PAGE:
One of the main characteristics of Bitcoin is that there is no entity behind it. This means that any change made on tBitcoin Cash. Making changes through soft-forks guarantees backward compatibility and also respects the fact that BTC has never been hard-forked (unlike ETH, BCH and a myriad of cryptocurrencies).
Taproot could be the most important change since the block size increase made through Segwit’s soft fork in 2017. It would be done through another soft fork and there seems to be a relative consensus that it is a functionality to be integrated.
Taproot’s goal is to change the way BTC works to increase the privacy, scalability and security of the network. This is achieved by working in tandem with the Schnorr signatures that are absolutely necessary for the proper functioning of Taproot.
As is well known, all transactions on the BTC network are public and can be observed by anyone. There are ways to try to improve privacy like the Coin Mixing and CoinJoin methods although neither of them guarantee privacy absolutely. Taproot will not guarantee this type of privacy either, but it will improve the anonymity of the network.
Taproot will allow the Bitcoin network to use certain more complex functionalities such as:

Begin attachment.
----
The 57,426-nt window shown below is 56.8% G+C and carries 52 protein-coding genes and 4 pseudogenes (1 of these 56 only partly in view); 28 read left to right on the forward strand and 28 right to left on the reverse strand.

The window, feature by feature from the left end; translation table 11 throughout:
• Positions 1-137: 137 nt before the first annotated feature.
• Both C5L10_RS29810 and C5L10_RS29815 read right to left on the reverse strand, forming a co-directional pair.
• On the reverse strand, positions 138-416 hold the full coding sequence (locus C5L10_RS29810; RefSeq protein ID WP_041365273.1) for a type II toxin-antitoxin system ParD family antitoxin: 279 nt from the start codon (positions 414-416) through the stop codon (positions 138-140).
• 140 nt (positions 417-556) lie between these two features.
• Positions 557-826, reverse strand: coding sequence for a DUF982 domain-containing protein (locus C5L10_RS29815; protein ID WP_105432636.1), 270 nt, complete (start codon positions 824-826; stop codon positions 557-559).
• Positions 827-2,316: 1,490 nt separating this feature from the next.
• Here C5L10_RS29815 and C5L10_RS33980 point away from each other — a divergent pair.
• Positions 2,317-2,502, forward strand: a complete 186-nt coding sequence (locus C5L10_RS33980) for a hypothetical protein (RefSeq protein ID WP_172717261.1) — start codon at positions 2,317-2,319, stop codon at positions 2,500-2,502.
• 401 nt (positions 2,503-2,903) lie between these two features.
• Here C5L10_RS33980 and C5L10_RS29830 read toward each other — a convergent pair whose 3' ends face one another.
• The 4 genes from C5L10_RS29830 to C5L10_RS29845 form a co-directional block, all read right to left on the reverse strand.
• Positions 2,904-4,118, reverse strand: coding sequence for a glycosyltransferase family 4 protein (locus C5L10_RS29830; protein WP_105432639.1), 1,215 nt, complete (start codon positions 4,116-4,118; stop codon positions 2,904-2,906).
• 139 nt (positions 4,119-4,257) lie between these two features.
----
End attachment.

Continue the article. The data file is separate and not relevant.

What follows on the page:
- Better Multisig transactions.
The Taproot algorithm masks these functionalities so that they cannot be distinguished from a normal transaction, and consequently an external observer cannot know if a transaction belongs to a smart contract, a multisig, a Lightning Network transaction or a normal transaction.
Taproot was initially proposed by Bitcoin Core developer Greg Maxwell in January 2018. Seeing it in action will require consensus among node operators and installing it on their machines. Depending on how these operators are targeted, the process may take more or less time.
By simplifying this type of non-ordinary transactions, the scalability of the network is also improved by offering lower commissions, less space occupied in the Blockchain and more transactions per second than before.
Also, thanks to Taproot, digital signatures will no longer be malleable, which is one of the risks of the Bitcoin network.
The malleability of signatures is known as the possibility of altering a transaction signature before it is confirmed, canceling it and allowing a potential third party to make a double-payment, which would violate the integrity of the blockchain
If finally Taproot ends up being installed together with the Schnorr firms, we will be able to see an increase in the privacy, security and scalability of the Bitcoin network. In addition, the simplification of multisig addresses could generate more interest from large corporations towards using Bitcoin, something very necessary for its adoption.